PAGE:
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Premenstrual symptoms are very common. They vary from one cycle to the other and from one woman to another. They range from mild to severe. The list of premenstrual symptoms is quite long, but a few very common symptoms are worthy of note.

Weight gain, water retention, sleep disturbance, nipple discharge, muscle pain, joint pain, low sexual desire, acne, exacerbation of headaches and migraine are common physical features of premenstrual syndrome. Mood swings, an inability to concentrate and anxiety are common behavioral and psychological symptoms.

Some women experience menstrual irregularities, due to a whole host of causes. Apart from having irregular periods, some women experience delayed or missed periods despite having premenstrual symptoms.


The most common cause of missed periods despite having all the usual symptoms is pregnancy.

A simple urine hCG pregnancy test or an ultrasound scan of the pelvis will easily exclude a pregnancy. Not only normal intrauterine pregnancies, but also ectopic pregnancies stop menstruation. Ectopic pregnancies can present with severe lower abdominal pain and vaginal bleeding.

Anxiety and stress

Anxiety, stress and tension may delay or stop periods altogether. This is an example of cortical control of the menstrual cycle. The cerebral cortex exerts a significant degree of influence, especially on the timing of the menstrual cycle. Therefore relaxation techniques, meditation and other stress relief methods may indeed remedy the problem.


Contraceptive methods, especially hormonal methods, may cause irregular or missed periods. Depot injections, hormonal intrauterine devices and hormonal sub-dermal implants are particularly notorious for this. Oral contraceptive pills taken for either 21 or 28 days actually can be used to treat menstrual irregularities. It is better to consult a gynecologist before taking any medication.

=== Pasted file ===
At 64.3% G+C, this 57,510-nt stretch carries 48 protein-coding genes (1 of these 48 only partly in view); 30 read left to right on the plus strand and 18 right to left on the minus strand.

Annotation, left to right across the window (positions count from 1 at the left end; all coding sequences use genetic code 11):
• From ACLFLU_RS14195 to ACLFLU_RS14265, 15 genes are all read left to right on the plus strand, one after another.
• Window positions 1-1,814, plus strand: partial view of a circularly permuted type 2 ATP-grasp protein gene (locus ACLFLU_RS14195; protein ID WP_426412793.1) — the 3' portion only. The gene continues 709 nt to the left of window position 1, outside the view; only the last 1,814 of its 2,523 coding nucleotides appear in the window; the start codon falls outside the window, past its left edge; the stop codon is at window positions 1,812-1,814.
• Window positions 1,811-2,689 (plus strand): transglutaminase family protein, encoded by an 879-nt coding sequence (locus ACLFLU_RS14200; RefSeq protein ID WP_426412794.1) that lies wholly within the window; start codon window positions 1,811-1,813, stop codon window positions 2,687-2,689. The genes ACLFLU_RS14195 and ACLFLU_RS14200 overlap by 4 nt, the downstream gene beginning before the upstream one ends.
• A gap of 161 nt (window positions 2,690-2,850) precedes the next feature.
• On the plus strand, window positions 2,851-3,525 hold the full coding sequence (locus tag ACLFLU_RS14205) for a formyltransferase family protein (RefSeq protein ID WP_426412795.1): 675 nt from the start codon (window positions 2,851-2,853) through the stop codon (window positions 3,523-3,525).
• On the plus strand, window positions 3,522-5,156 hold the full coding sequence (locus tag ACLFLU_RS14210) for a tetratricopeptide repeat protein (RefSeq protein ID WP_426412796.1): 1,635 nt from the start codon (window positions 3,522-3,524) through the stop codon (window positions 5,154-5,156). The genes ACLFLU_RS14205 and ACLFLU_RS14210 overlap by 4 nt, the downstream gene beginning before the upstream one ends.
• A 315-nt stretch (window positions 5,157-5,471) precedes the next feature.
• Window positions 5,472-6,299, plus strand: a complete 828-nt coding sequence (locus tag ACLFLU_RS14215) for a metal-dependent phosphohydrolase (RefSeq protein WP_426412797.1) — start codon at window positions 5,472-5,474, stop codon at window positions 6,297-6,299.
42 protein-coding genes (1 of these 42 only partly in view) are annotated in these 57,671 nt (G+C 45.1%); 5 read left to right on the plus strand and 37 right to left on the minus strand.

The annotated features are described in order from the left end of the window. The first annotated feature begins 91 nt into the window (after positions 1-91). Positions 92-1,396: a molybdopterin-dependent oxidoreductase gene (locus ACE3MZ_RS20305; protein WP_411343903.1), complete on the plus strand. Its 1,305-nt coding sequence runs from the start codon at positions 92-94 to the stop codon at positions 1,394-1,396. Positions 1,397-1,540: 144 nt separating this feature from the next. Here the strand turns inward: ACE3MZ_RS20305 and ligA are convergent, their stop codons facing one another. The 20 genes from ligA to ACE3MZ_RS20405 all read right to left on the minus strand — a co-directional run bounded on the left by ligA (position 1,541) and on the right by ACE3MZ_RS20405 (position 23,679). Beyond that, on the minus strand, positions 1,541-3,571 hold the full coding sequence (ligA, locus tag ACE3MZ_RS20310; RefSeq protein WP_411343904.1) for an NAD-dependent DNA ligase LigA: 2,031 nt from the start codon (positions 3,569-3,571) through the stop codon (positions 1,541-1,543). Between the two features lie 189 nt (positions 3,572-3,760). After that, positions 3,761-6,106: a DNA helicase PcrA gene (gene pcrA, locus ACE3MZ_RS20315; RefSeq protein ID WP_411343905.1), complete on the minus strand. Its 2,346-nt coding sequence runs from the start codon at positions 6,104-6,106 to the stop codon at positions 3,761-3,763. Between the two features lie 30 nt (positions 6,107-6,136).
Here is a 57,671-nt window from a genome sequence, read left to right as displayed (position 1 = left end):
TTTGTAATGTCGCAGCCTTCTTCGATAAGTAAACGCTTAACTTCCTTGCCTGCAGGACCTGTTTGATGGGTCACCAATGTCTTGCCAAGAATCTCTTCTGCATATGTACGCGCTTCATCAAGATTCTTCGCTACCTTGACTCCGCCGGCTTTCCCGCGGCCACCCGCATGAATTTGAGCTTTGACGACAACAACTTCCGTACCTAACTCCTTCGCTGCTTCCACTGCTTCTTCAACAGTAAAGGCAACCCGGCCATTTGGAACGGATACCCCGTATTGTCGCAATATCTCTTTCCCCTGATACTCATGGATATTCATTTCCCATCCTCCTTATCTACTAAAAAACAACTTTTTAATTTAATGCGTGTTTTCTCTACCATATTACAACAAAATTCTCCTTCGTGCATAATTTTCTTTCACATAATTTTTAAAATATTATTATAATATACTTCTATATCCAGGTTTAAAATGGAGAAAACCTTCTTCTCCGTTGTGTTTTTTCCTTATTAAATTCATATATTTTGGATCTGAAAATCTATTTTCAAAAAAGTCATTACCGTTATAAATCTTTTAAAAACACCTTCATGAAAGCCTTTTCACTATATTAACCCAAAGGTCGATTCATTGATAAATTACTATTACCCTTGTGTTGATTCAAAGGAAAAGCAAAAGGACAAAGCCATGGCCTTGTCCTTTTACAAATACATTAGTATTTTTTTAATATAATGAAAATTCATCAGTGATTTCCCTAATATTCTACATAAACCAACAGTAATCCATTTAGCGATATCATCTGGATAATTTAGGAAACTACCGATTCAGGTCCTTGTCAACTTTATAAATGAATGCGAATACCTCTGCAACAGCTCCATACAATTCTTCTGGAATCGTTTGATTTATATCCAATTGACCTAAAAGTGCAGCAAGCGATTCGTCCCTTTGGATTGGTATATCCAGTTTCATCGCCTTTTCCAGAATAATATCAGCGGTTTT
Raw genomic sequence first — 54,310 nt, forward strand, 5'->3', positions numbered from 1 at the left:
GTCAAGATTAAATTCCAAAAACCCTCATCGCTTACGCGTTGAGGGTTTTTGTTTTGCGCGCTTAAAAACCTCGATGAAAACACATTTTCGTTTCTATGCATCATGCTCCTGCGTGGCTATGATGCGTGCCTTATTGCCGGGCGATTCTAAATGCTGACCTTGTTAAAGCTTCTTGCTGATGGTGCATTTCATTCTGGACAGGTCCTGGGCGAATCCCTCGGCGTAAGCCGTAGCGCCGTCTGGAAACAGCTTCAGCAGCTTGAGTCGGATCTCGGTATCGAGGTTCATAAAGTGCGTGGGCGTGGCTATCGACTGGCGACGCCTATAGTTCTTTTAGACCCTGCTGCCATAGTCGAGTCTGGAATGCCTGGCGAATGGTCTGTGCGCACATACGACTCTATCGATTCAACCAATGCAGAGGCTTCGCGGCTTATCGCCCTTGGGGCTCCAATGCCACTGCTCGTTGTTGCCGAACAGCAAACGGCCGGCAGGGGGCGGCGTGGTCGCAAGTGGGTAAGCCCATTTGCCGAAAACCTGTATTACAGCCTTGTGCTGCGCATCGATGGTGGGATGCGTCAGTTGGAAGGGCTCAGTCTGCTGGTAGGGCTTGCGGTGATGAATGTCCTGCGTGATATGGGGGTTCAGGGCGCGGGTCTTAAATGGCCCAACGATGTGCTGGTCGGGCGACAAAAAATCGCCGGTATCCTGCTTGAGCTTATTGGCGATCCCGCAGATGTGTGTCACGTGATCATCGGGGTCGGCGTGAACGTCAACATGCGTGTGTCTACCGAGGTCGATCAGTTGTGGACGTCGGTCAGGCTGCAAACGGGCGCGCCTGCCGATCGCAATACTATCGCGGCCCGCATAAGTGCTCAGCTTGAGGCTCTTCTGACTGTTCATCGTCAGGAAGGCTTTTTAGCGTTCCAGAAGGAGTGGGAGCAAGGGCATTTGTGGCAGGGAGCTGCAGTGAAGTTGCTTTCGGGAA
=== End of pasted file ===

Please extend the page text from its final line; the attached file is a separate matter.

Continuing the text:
Nutritional status has a key place in the hormonal control of menstruation. Severe obesity and low BMI both are directly related to irregular or absent periods.

Weight reduction is often the first step in treating menstrual disorders in obese women.

Maintaining a normal body mass index with a balanced diet and adequate exercise is essential.

Hormonal disorders

Endocrine disorders like hypothyroidism, diabetes and Cushing disease are related to irregular periods. Polycystic ovarian syndrome is a common ovarian disorder characterized by a lack of ovulation, formation of multiple ovarian cysts, subfertility, obesity, insulin resistance and irregular or absent menstruation.

A thorough medical checkup will uncover any co-morbidity and with proper treatment, associated premenstrual disorders will also go away.


Drugs like anti-hypertensive, oral hypoglycemic drugs, psychiatric drugs will cause menstrual irregularities. Decisions need to be taken either to stop the offending drug or to treat the adverse effect. Multidisciplinary care involving a gynecologist, pharmacologist as well as a psychiatrist is the way to go.

The premenopausal period may also be marked with the absence of bleeding despite having overwhelming premenstrual symptoms. Hot flushes, vaginal dryness and lack of libido may complicate matters.

High urine levels of FSH, LH, being in the correct age range, and having no mature follicles on an ultrasound scan puts menopause at the top of the list of possibilities. Hormonal replacement therapy relieves the symptoms.

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